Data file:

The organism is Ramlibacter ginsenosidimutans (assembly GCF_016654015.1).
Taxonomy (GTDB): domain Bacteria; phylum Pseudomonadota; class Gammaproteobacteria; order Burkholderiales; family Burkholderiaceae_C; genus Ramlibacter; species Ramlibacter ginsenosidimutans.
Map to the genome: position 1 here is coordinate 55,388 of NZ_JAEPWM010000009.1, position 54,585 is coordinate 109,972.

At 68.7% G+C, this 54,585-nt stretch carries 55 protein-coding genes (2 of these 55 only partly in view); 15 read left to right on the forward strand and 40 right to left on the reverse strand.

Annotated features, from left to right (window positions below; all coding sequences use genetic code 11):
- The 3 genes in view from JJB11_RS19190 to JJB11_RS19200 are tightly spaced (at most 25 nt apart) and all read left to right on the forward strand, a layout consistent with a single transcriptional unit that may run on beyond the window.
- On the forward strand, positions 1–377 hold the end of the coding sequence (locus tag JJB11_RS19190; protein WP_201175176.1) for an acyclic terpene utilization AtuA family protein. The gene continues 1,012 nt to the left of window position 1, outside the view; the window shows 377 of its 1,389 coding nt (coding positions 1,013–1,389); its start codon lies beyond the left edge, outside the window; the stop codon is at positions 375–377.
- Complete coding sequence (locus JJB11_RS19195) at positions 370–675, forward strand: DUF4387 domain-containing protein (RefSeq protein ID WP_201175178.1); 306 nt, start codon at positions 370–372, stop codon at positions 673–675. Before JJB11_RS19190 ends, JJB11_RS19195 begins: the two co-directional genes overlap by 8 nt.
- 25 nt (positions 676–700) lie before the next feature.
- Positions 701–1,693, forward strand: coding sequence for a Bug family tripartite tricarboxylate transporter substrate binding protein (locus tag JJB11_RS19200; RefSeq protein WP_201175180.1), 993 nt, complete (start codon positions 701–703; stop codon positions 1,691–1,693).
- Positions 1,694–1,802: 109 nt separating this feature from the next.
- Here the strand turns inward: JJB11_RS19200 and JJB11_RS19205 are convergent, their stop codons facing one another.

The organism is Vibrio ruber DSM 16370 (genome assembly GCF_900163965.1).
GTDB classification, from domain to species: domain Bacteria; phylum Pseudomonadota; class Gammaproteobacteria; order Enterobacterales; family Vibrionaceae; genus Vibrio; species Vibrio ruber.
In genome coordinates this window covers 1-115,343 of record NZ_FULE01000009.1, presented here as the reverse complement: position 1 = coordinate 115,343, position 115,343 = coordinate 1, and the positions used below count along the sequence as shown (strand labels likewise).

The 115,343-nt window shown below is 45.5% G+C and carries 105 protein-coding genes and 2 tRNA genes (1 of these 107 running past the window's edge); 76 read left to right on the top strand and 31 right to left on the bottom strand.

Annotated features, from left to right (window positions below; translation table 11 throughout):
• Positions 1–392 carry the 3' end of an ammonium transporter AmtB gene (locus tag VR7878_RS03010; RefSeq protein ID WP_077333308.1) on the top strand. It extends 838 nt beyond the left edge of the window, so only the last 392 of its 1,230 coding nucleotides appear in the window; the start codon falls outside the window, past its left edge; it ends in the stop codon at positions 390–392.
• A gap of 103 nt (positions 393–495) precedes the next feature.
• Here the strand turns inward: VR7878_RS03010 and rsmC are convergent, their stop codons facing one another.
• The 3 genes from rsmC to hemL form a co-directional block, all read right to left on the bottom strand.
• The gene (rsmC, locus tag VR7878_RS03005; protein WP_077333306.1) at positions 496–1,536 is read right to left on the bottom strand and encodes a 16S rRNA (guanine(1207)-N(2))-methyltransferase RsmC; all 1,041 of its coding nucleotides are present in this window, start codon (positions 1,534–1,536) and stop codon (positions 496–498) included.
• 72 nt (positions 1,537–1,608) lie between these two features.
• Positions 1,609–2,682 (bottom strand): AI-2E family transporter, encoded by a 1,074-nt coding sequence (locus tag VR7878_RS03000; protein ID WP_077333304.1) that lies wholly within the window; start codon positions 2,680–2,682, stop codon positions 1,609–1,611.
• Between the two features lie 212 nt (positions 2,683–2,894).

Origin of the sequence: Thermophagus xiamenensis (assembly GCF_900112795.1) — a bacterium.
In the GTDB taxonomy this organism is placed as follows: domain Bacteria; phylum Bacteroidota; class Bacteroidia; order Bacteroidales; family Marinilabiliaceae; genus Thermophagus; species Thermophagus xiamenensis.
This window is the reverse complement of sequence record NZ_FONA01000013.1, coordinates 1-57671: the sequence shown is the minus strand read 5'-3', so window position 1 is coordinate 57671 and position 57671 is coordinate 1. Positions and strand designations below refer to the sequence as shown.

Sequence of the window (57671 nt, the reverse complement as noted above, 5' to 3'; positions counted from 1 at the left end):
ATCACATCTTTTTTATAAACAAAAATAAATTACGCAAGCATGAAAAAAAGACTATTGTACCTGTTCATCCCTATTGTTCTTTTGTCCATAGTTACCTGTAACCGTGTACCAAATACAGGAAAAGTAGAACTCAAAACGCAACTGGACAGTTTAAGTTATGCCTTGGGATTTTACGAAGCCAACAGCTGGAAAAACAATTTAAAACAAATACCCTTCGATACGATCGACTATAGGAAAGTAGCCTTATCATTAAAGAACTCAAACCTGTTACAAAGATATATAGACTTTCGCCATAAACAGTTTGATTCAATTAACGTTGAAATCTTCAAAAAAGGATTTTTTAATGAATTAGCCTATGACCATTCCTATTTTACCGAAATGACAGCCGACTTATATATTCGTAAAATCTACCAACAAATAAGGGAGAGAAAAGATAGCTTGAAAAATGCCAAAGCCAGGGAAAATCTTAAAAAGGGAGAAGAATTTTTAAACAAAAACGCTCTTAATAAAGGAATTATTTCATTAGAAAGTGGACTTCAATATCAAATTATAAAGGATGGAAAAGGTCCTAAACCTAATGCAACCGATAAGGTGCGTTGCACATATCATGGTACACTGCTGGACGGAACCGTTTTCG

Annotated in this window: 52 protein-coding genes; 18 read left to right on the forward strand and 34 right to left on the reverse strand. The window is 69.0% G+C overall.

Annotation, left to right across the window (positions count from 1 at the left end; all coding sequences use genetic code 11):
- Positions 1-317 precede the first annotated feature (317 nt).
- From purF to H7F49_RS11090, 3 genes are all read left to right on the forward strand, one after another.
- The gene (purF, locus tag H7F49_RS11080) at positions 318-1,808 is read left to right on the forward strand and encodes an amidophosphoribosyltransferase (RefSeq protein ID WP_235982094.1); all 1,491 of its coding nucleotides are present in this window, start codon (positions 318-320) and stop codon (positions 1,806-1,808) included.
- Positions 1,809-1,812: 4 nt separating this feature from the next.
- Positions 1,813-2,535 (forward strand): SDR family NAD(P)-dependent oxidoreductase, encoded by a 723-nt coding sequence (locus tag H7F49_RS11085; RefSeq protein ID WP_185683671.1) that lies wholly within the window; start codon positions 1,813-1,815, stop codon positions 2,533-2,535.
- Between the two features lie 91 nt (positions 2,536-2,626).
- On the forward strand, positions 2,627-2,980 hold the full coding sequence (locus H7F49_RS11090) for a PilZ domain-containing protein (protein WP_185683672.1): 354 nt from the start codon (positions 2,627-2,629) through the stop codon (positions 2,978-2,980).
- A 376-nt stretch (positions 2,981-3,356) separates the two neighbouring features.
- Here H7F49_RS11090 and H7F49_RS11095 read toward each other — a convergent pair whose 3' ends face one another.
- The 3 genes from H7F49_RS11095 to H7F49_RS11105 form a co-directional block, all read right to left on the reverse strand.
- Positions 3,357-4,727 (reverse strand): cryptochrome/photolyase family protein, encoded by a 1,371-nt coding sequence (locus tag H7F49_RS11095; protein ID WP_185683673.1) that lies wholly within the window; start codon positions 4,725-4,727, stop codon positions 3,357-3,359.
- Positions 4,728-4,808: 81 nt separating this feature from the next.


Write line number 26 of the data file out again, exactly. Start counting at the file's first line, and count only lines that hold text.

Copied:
Origin of the sequence: Thermophagus xiamenensis (assembly GCF_900112795.1) — a bacterium.